I think this relates to how busy and distracted we all are. If something is beautiful you have to stand still and pay attention. Of course, it’s partly to do with being startled. But I’m really interested in the idea that the time that has gone into making an artefact can be tangibly felt. The painter/writer/composer has done the work, so the reader/viewer/listener can open the trap door and fall into something vast and rich. Attending to a poem or a piece of music or a painting really does stop the clock. Perhaps that’s how you know something really works.
MIB: Yes. Thanks. I'm really interested in the idea of the time and labour put into a piece of work too. I remember seeing an installation once where, to express labour, the artist was knitting non-stop, and had metres of knitting coiled at her feet.
One of the many things that attracted me to your latest collection was the cohesion of the work. It is a beautifully composed collection. For me nothing seems out of place in The Remedies. I wonder how you worked on the process of composing this collection? I’m particularly interested in it’s structure using three sections.
KT: That’s a tricky one… I think The Floating Man was a bit of a miscellany – maybe it’s always the case with first collections. Poems about this and that… whatever took my fancy! While I was writing The Remedies I started to feel that I was interested in far fewer things – perhaps bigger things – but I had a definite sense that my thoughts and ideas were clumping together in a more focused way. So perhaps there are stronger links between the poems than in The Floating Man.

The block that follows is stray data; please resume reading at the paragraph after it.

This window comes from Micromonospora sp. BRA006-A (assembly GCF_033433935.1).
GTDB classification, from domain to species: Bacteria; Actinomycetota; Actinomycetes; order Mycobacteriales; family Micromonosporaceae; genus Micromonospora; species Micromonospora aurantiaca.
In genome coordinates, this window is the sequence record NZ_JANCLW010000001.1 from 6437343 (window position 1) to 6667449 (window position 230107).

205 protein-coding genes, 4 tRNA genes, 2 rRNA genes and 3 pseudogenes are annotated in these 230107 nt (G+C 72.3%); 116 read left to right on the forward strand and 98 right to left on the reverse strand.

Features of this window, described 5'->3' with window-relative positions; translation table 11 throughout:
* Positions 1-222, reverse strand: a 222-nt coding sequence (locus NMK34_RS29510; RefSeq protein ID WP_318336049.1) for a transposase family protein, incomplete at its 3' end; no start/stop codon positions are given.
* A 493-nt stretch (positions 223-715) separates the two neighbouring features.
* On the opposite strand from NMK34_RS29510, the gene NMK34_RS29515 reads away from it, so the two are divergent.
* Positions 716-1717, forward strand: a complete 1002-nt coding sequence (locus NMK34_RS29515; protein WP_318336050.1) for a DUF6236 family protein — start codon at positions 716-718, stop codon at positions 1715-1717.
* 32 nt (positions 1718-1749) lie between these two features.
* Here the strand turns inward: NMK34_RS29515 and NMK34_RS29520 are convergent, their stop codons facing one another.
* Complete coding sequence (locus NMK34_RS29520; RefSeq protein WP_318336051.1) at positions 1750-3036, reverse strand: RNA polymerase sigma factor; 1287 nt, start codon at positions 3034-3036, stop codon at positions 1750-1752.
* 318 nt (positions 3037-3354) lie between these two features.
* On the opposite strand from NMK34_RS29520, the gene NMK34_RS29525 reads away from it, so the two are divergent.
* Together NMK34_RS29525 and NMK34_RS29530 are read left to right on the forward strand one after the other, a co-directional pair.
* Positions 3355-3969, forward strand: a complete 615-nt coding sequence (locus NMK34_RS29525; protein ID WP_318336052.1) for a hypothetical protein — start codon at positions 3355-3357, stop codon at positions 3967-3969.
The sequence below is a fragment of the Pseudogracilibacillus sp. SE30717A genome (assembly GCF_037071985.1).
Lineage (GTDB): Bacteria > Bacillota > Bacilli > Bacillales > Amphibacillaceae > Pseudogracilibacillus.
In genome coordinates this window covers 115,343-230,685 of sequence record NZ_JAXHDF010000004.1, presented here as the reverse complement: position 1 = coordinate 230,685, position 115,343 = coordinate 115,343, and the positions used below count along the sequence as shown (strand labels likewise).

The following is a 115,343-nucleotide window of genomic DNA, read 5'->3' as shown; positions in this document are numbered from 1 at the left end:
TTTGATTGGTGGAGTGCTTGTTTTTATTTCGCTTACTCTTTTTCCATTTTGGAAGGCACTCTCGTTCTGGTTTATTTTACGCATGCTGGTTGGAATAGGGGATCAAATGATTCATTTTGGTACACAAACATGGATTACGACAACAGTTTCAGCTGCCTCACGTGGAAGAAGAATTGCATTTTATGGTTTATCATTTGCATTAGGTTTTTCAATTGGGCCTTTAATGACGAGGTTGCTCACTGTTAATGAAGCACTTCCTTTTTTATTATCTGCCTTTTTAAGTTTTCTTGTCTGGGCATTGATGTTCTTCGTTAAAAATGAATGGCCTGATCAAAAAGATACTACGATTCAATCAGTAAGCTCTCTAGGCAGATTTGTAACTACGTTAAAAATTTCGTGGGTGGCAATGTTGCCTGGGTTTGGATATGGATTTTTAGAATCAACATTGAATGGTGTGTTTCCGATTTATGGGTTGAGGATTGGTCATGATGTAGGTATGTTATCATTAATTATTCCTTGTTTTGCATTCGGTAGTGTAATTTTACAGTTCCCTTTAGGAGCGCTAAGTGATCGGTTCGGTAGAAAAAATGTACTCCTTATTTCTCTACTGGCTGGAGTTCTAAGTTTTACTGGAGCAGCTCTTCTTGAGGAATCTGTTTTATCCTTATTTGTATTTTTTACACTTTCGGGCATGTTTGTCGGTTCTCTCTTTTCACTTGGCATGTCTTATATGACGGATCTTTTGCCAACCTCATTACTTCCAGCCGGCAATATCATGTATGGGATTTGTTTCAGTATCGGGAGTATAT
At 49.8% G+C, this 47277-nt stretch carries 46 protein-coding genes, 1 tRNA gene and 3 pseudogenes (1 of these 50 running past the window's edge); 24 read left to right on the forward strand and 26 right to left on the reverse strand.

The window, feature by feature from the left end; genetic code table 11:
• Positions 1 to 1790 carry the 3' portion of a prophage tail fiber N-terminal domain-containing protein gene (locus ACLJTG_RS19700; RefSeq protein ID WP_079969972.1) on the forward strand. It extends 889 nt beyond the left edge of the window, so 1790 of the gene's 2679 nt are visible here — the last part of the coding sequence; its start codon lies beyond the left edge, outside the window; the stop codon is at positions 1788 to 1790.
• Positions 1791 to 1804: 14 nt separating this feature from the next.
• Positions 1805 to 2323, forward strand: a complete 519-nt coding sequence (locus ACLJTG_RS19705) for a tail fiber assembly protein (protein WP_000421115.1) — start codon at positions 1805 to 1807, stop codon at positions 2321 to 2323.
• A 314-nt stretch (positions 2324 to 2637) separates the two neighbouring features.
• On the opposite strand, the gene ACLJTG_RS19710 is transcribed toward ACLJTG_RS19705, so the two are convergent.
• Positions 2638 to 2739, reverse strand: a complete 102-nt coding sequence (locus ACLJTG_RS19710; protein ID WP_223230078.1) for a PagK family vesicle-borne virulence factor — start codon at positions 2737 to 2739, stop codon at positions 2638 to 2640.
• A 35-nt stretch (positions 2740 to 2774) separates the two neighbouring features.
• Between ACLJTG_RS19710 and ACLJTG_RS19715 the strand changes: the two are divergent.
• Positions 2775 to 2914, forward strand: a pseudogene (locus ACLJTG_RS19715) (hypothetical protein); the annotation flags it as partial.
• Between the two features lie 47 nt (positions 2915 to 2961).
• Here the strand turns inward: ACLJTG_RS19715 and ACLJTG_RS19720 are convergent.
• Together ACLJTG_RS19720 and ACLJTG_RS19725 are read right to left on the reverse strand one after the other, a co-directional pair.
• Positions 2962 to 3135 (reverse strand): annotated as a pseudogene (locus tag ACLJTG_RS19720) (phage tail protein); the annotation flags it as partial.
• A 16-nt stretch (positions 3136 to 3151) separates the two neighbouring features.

When I was finally putting the book together, I initially wondered about dispersing the flower remedies so that the reader would stumble upon them, as if unawares. But the cumulative effect of a sequence seemed important and I decided it would make for a more intense and satisfying experience for the reader to juxtapose them. So the flower remedies had to sit at the heart of the book. They seemed to be its crux so I suppose the collection is a bit like a see-saw. The other poems fell into place on either side. Because there are lots about plants and flowers and trees and creatures they seemed to settle down quite naturally.